My hometown is a cultural no man’s land. But thanks to my parents’ good taste, an internet connection, and reliable secondhand venues like Goodwill, I was never completely isolated.

When I was sixteen the local video rental finally decided to purge its VHS collection. I snagged a holy grail called Greenpeace Non-Toxic Video Hits because I spied my boy George Harrison, ala Rubber Soul, on the cover. It’s one of those beautiful relics that’s sat in the window for well over a decade– possibly a couple– so the colors have been bleached out and everything’s blue and pink. I treasure it. It’s where I discovered Kajagoogoo and Heaven 17. And the desperately awesome Peter Gabriel track “Shock the Monkey.” It’s also got Tears for Fears, Depeche Mode, Queen, Talk Talk, and my other boy Thomas Dolby. And a truly insufferable Roger Taylor video involving a game of chicken and lots of sultry staring into the camera. Gag. But also, this is where I discovered Madness in earnest, via “Wings of a Dove.”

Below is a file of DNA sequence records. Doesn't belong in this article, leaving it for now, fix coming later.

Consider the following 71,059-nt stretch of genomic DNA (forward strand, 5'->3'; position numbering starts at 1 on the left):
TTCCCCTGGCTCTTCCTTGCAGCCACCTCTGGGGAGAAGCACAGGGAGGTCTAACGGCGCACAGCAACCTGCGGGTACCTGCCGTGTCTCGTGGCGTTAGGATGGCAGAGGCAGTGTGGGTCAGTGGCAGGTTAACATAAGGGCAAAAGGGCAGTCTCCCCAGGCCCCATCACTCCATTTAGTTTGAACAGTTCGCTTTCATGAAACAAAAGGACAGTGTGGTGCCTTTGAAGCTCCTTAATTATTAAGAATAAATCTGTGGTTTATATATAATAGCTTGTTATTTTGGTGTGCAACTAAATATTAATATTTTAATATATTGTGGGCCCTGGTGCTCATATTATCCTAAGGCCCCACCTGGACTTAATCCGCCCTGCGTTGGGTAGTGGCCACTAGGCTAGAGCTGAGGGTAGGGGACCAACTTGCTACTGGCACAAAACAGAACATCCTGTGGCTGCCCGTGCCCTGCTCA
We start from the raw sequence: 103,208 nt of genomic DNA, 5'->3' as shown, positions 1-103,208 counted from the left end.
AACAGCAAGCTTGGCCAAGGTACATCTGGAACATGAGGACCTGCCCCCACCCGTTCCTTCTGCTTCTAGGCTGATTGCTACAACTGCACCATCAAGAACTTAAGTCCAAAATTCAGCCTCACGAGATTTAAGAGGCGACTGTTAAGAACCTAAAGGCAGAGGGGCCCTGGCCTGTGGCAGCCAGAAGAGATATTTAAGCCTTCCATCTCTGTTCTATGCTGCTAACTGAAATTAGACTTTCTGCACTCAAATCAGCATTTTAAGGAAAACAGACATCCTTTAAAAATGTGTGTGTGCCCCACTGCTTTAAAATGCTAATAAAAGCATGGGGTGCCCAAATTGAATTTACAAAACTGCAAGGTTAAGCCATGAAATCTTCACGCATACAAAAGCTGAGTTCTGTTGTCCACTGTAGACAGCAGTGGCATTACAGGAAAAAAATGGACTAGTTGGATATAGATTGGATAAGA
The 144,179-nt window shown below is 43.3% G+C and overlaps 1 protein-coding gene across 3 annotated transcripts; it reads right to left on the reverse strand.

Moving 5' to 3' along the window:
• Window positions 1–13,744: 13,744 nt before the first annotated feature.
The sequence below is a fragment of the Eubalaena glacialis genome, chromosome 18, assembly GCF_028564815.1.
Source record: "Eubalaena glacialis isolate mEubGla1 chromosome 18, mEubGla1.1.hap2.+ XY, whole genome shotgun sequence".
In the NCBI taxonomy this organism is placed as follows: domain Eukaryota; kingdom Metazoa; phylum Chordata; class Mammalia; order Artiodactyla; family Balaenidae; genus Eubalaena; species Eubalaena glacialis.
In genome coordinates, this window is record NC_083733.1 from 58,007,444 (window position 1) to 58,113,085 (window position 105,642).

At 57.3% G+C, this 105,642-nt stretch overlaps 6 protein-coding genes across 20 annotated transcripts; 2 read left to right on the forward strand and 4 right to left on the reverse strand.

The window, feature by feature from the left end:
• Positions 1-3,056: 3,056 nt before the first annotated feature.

I have warm memories of that summer and my swan dive into Madnessland. It’s not like I– a sixteen-year-old rural American girl– had much in common with Madness. But the warmth and the spirit of fun and funniness was absolutely universal. The English colloquialism just made it more exciting and broadened my small world. Being a teenager was exhilarating because everything was completely new. I reveled in my new band. Youtube was a vast treasure trove.

I eagerly lapped it all up. Even their Young Ones performances were exciting for me, despite my having zero understanding of what the heck Young Ones was (or what institutions the both of them were in the UK).

Madness exemplify everything I love about music. For me, it’s not just about entertainment. It’s about enriching my experience as a human being. Their perfect pop songs are clever, heartfelt, silly, and pure personality. Now, nearly ten years later, they still share the top spot in my musical pantheon. Long live Madness.

Here’s to many more Madness pieces to come.

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